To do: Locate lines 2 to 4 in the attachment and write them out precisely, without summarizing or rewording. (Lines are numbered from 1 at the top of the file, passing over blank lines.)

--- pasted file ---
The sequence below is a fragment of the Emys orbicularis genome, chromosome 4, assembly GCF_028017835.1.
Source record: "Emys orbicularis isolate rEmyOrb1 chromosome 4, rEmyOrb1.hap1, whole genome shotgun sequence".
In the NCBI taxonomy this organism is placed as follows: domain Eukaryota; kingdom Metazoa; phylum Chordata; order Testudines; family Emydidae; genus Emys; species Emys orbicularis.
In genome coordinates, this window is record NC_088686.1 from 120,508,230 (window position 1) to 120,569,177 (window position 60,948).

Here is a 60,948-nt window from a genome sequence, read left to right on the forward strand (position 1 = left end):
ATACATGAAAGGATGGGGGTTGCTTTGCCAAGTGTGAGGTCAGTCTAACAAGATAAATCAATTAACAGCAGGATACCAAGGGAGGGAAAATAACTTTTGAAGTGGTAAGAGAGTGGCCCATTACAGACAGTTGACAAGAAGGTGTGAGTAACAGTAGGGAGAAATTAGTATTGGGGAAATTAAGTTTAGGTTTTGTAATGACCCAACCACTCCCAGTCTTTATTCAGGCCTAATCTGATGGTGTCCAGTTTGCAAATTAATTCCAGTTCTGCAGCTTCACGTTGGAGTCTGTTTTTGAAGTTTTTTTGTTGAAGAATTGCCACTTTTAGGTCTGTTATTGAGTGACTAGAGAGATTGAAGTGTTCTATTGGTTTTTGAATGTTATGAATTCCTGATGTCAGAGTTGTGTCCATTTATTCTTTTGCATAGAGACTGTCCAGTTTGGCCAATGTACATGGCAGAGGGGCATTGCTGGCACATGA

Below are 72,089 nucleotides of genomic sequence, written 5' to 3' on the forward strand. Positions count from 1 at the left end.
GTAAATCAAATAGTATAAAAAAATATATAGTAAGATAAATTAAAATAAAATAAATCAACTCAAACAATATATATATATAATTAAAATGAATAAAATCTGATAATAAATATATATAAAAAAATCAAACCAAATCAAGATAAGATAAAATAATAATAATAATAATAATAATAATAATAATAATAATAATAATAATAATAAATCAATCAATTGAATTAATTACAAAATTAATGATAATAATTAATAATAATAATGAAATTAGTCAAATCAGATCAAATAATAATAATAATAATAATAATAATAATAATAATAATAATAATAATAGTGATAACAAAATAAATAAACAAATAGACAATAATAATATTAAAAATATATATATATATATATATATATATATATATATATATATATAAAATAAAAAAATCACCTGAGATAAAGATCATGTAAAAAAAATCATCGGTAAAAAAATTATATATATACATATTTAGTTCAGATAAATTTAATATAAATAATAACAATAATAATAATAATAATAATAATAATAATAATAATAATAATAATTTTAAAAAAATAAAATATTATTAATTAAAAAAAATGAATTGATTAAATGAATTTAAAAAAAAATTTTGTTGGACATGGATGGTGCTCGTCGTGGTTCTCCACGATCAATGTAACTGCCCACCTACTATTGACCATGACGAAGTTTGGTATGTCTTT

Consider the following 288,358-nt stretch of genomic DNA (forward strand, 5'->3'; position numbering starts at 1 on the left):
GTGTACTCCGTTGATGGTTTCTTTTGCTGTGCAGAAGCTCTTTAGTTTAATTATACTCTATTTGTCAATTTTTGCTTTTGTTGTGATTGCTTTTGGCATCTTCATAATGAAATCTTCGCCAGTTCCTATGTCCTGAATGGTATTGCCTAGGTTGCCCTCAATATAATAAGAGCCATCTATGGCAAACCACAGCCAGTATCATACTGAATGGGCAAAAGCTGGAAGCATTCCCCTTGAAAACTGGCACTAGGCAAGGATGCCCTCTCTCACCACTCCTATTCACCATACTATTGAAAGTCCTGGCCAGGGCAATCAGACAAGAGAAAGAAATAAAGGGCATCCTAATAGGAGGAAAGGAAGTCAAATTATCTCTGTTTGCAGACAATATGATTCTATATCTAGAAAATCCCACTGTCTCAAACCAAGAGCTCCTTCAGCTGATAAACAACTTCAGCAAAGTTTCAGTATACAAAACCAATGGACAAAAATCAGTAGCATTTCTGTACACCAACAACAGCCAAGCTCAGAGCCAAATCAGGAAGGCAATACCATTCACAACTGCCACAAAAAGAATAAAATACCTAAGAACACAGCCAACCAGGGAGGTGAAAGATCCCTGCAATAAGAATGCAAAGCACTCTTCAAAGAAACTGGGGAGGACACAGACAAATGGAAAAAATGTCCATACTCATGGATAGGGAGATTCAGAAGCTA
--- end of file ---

Source record: "Emys orbicularis isolate rEmyOrb1 chromosome 4, rEmyOrb1.hap1, whole genome shotgun sequence".
In the NCBI taxonomy this organism is placed as follows: domain Eukaryota; kingdom Metazoa; phylum Chordata; order Testudines; family Emydidae; genus Emys; species Emys orbicularis.
In genome coordinates, this window is record NC_088686.1 from 120,508,230 (window position 1) to 120,569,177 (window position 60,948).